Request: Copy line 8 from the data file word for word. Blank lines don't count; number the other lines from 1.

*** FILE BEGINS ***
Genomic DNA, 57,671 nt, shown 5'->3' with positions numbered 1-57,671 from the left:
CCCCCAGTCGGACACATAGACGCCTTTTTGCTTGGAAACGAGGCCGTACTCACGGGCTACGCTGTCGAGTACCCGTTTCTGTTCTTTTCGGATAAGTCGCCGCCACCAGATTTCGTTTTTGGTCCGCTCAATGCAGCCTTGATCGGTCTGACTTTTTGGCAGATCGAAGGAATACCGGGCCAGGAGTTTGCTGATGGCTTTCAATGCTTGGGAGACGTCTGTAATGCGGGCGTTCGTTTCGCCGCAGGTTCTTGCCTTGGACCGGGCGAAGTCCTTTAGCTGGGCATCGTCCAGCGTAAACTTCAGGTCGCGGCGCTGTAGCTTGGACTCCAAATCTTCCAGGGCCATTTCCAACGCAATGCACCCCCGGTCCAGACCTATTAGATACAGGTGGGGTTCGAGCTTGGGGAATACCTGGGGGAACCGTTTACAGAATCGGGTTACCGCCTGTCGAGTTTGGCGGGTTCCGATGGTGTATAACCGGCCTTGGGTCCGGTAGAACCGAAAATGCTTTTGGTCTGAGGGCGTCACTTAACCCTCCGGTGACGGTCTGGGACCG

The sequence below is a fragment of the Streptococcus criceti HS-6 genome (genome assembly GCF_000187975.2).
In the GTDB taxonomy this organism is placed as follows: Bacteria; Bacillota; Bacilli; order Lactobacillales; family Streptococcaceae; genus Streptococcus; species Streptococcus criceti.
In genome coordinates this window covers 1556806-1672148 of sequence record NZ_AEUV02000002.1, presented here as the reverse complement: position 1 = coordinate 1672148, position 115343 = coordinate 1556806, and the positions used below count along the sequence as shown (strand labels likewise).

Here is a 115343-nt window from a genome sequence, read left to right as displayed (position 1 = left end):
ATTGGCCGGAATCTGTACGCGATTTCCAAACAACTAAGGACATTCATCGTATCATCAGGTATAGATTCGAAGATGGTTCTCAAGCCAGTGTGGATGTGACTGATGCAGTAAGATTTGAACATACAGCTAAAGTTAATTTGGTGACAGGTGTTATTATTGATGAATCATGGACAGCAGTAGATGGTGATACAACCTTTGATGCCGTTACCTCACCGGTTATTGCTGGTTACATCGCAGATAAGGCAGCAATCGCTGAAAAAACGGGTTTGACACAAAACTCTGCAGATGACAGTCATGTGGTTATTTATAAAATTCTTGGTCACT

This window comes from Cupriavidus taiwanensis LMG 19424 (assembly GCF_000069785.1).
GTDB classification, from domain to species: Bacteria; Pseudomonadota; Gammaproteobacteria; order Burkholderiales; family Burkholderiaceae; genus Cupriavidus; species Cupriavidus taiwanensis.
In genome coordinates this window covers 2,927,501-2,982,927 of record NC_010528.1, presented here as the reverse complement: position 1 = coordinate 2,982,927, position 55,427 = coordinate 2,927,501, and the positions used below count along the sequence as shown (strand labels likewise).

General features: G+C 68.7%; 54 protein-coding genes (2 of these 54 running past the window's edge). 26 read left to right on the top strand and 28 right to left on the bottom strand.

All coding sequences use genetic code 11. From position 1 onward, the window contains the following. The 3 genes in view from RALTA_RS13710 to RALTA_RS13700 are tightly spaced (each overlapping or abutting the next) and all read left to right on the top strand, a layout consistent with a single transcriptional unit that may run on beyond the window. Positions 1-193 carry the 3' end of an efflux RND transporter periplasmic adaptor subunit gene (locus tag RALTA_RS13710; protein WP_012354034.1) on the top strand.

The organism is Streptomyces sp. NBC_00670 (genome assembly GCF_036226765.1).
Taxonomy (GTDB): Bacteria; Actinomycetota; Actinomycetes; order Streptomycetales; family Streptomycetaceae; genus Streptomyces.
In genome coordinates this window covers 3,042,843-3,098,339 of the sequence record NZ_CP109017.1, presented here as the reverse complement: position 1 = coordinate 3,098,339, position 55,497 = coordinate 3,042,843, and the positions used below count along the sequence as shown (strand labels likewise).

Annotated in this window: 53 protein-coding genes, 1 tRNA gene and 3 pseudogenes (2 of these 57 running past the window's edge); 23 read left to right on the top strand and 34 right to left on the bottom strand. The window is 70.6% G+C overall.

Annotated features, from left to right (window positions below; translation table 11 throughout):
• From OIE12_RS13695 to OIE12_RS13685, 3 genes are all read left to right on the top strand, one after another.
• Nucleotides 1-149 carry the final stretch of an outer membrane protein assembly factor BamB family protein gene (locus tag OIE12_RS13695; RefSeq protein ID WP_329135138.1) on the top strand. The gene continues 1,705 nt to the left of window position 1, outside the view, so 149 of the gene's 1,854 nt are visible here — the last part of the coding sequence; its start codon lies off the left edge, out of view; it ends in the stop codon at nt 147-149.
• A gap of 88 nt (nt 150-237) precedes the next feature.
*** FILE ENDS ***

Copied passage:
This window comes from Cupriavidus taiwanensis LMG 19424 (assembly GCF_000069785.1).